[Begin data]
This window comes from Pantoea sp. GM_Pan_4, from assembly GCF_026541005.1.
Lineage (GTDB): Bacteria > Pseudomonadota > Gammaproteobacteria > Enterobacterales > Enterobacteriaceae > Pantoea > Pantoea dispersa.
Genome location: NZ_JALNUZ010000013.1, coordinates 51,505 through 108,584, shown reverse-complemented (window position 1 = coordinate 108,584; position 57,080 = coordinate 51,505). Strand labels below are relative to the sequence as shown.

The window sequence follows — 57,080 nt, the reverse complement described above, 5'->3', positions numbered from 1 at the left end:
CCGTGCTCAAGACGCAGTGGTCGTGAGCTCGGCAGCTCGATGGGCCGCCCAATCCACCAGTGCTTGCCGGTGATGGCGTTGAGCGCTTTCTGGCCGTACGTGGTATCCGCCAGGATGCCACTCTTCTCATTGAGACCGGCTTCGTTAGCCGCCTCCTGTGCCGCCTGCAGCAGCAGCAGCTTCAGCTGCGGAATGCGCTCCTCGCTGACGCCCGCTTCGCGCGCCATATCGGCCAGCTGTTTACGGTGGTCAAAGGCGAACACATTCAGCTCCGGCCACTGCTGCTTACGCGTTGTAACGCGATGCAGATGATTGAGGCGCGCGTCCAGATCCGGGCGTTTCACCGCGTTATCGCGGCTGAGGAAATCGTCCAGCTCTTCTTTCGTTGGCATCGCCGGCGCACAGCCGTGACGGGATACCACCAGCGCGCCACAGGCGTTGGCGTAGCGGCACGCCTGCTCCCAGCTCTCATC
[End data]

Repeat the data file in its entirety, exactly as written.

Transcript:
This window comes from Pantoea sp. GM_Pan_4, from assembly GCF_026541005.1.
Lineage (GTDB): Bacteria > Pseudomonadota > Gammaproteobacteria > Enterobacterales > Enterobacteriaceae > Pantoea > Pantoea dispersa.
Genome location: NZ_JALNUZ010000013.1, coordinates 51,505 through 108,584, shown reverse-complemented (window position 1 = coordinate 108,584; position 57,080 = coordinate 51,505). Strand labels below are relative to the sequence as shown.

The window sequence follows — 57,080 nt, the reverse complement described above, 5'->3', positions numbered from 1 at the left end:
CCGTGCTCAAGACGCAGTGGTCGTGAGCTCGGCAGCTCGATGGGCCGCCCAATCCACCAGTGCTTGCCGGTGATGGCGTTGAGCGCTTTCTGGCCGTACGTGGTATCCGCCAGGATGCCACTCTTCTCATTGAGACCGGCTTCGTTAGCCGCCTCCTGTGCCGCCTGCAGCAGCAGCAGCTTCAGCTGCGGAATGCGCTCCTCGCTGACGCCCGCTTCGCGCGCCATATCGGCCAGCTGTTTACGGTGGTCAAAGGCGAACACATTCAGCTCCGGCCACTGCTGCTTACGCGTTGTAACGCGATGCAGATGATTGAGGCGCGCGTCCAGATCCGGGCGTTTCACCGCGTTATCGCGGCTGAGGAAATCGTCCAGCTCTTCTTTCGTTGGCATCGCCGGCGCACAGCCGTGACGGGATACCACCAGCGCGCCACAGGCGTTGGCGTAGCGGCACGCCTGCTCCCAGCTCTCATC